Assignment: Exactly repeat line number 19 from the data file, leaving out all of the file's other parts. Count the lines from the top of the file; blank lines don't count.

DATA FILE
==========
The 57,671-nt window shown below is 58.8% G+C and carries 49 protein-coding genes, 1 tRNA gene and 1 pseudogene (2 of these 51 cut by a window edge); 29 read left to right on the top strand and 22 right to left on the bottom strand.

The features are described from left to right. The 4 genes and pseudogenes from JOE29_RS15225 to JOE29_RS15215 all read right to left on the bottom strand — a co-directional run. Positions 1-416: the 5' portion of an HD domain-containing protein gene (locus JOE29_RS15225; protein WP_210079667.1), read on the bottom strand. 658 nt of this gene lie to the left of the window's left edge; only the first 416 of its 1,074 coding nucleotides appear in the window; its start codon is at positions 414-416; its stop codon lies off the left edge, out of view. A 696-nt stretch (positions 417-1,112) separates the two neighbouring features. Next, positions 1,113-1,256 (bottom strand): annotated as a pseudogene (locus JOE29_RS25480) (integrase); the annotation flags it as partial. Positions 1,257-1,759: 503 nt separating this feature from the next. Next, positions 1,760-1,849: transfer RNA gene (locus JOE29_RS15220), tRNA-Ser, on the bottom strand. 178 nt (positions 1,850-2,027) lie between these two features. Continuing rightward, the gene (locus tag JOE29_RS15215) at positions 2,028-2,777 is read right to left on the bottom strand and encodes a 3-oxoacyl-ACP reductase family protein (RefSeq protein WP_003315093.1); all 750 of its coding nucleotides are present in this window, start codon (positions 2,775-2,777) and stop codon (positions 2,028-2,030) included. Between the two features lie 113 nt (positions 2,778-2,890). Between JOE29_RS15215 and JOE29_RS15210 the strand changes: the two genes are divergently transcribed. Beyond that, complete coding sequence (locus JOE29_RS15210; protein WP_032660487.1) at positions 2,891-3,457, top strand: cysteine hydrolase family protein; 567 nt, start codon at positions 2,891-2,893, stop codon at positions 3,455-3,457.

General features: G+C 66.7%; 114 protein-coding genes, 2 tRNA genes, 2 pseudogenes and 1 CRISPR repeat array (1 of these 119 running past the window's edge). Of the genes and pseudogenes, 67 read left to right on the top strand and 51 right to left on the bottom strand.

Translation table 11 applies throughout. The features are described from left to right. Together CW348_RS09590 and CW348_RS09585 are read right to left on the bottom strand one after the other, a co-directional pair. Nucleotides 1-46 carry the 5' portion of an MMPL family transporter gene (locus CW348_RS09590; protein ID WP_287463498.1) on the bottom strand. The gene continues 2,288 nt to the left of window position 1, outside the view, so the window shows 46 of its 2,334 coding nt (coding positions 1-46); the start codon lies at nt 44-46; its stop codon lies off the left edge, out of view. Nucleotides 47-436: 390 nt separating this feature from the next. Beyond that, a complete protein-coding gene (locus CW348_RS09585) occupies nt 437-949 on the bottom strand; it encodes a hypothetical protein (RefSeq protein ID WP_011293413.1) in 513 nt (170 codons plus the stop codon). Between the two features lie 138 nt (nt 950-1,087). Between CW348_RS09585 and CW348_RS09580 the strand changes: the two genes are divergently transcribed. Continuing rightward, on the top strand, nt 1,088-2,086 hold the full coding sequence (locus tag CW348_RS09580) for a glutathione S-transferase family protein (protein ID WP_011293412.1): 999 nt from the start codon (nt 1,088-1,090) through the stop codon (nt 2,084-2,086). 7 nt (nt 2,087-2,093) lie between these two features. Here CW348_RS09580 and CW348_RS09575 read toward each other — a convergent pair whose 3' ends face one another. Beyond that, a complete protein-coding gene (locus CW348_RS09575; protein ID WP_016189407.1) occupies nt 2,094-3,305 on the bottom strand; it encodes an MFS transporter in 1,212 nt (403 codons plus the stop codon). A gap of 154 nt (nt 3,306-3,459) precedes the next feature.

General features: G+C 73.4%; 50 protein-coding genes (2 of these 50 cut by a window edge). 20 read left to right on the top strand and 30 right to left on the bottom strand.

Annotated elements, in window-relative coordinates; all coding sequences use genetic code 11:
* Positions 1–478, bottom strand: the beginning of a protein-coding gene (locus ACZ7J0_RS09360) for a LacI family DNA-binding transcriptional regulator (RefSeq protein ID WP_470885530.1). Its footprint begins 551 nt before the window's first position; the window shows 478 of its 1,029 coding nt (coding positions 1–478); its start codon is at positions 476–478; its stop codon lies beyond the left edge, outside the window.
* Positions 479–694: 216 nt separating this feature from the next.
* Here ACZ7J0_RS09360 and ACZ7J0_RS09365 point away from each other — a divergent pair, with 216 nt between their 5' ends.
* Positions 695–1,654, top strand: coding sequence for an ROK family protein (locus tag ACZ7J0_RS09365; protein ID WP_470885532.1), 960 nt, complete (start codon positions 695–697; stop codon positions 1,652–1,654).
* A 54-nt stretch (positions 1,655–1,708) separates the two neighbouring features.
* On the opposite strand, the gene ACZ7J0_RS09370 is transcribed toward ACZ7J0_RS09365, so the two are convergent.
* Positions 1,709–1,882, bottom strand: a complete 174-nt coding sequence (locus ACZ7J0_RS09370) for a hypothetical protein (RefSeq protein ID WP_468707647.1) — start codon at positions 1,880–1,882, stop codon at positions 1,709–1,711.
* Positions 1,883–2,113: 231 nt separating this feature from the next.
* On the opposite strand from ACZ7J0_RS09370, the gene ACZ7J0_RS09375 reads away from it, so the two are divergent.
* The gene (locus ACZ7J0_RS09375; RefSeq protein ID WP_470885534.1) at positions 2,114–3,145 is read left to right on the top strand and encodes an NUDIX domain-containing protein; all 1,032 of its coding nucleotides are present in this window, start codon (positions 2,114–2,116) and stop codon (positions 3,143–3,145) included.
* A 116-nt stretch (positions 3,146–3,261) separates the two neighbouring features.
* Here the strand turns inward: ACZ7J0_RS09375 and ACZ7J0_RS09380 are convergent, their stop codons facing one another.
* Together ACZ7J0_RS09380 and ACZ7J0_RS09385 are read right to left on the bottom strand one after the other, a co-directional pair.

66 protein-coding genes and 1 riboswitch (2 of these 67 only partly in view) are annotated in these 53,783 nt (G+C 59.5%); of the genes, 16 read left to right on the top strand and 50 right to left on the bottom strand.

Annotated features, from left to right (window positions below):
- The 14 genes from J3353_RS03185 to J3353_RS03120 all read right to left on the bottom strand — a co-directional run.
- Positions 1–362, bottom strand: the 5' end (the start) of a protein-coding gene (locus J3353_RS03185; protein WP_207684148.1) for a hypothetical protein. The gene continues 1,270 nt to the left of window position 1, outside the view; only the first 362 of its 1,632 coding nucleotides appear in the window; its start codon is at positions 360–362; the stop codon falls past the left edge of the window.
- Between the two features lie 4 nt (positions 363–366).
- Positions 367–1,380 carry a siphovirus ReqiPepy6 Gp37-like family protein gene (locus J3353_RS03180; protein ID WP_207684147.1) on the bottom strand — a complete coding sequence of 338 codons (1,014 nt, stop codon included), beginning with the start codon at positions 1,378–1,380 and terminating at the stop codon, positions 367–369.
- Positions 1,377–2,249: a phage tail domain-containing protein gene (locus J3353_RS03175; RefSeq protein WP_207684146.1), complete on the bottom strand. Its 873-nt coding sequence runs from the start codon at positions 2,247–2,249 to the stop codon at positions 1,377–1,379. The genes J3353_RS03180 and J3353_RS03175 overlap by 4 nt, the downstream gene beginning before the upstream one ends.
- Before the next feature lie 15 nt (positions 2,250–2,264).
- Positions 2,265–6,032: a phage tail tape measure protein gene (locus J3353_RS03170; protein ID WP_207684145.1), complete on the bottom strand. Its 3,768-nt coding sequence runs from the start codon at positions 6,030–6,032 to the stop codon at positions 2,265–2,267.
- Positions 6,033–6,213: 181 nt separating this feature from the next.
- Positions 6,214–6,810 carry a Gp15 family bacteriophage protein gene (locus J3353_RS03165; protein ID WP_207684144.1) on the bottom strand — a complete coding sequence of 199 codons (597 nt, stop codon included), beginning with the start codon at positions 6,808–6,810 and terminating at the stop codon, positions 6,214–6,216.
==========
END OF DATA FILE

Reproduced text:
* Together ACZ7J0_RS09380 and ACZ7J0_RS09385 are read right to left on the bottom strand one after the other, a co-directional pair.